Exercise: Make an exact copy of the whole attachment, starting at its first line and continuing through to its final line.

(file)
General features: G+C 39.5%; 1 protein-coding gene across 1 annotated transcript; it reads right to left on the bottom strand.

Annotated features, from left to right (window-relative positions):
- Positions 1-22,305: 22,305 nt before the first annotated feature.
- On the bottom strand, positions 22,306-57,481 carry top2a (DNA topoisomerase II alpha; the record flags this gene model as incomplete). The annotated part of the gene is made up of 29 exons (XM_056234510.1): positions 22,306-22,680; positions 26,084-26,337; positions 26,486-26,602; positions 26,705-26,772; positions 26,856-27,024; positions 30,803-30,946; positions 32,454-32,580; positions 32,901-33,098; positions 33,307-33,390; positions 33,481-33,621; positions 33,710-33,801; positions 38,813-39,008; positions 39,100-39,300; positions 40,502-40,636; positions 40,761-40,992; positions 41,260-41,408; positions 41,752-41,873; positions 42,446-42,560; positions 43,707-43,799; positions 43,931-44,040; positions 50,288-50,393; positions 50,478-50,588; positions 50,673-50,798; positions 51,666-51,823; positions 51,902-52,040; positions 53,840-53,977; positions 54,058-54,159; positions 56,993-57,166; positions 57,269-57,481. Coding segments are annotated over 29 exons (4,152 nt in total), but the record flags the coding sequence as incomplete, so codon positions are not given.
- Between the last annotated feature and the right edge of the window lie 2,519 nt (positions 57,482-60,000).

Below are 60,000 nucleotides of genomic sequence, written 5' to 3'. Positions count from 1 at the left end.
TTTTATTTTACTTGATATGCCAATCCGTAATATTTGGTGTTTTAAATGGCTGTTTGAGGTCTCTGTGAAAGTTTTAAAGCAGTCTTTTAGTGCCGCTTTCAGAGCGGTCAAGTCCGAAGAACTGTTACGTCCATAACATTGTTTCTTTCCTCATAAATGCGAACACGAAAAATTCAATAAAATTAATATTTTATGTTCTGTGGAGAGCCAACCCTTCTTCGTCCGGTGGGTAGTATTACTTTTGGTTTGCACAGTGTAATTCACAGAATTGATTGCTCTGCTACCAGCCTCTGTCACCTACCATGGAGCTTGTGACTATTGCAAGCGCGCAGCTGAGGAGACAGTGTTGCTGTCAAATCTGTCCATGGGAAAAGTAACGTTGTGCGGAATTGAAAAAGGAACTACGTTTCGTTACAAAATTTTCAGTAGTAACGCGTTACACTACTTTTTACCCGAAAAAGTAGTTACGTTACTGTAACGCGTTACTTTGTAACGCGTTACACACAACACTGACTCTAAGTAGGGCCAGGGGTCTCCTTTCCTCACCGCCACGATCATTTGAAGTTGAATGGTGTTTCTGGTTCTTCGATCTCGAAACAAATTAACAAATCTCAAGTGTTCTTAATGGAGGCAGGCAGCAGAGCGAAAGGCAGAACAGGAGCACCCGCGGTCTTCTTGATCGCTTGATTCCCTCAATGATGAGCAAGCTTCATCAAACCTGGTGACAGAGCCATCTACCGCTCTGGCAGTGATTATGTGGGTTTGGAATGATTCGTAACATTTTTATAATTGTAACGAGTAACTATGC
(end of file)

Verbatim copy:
General features: G+C 39.5%; 1 protein-coding gene across 1 annotated transcript; it reads right to left on the bottom strand.

Annotated features, from left to right (window-relative positions):
- Positions 1-22,305: 22,305 nt before the first annotated feature.
- On the bottom strand, positions 22,306-57,481 carry top2a (DNA topoisomerase II alpha; the record flags this gene model as incomplete). The annotated part of the gene is made up of 29 exons (XM_056234510.1): positions 22,306-22,680; positions 26,084-26,337; positions 26,486-26,602; positions 26,705-26,772; positions 26,856-27,024; positions 30,803-30,946; positions 32,454-32,580; positions 32,901-33,098; positions 33,307-33,390; positions 33,481-33,621; positions 33,710-33,801; positions 38,813-39,008; positions 39,100-39,300; positions 40,502-40,636; positions 40,761-40,992; positions 41,260-41,408; positions 41,752-41,873; positions 42,446-42,560; positions 43,707-43,799; positions 43,931-44,040; positions 50,288-50,393; positions 50,478-50,588; positions 50,673-50,798; positions 51,666-51,823; positions 51,902-52,040; positions 53,840-53,977; positions 54,058-54,159; positions 56,993-57,166; positions 57,269-57,481. Coding segments are annotated over 29 exons (4,152 nt in total), but the record flags the coding sequence as incomplete, so codon positions are not given.
- Between the last annotated feature and the right edge of the window lie 2,519 nt (positions 57,482-60,000).

Below are 60,000 nucleotides of genomic sequence, written 5' to 3'. Positions count from 1 at the left end.
TTTTATTTTACTTGATATGCCAATCCGTAATATTTGGTGTTTTAAATGGCTGTTTGAGGTCTCTGTGAAAGTTTTAAAGCAGTCTTTTAGTGCCGCTTTCAGAGCGGTCAAGTCCGAAGAACTGTTACGTCCATAACATTGTTTCTTTCCTCATAAATGCGAACACGAAAAATTCAATAAAATTAATATTTTATGTTCTGTGGAGAGCCAACCCTTCTTCGTCCGGTGGGTAGTATTACTTTTGGTTTGCACAGTGTAATTCACAGAATTGATTGCTCTGCTACCAGCCTCTGTCACCTACCATGGAGCTTGTGACTATTGCAAGCGCGCAGCTGAGGAGACAGTGTTGCTGTCAAATCTGTCCATGGGAAAAGTAACGTTGTGCGGAATTGAAAAAGGAACTACGTTTCGTTACAAAATTTTCAGTAGTAACGCGTTACACTACTTTTTACCCGAAAAAGTAGTTACGTTACTGTAACGCGTTACTTTGTAACGCGTTACACACAACACTGACTCTAAGTAGGGCCAGGGGTCTCCTTTCCTCACCGCCACGATCATTTGAAGTTGAATGGTGTTTCTGGTTCTTCGATCTCGAAACAAATTAACAAATCTCAAGTGTTCTTAATGGAGGCAGGCAGCAGAGCGAAAGGCAGAACAGGAGCACCCGCGGTCTTCTTGATCGCTTGATTCCCTCAATGATGAGCAAGCTTCATCAAACCTGGTGACAGAGCCATCTACCGCTCTGGCAGTGATTATGTGGGTTTGGAATGATTCGTAACATTTTTATAATTGTAACGAGTAACTATGC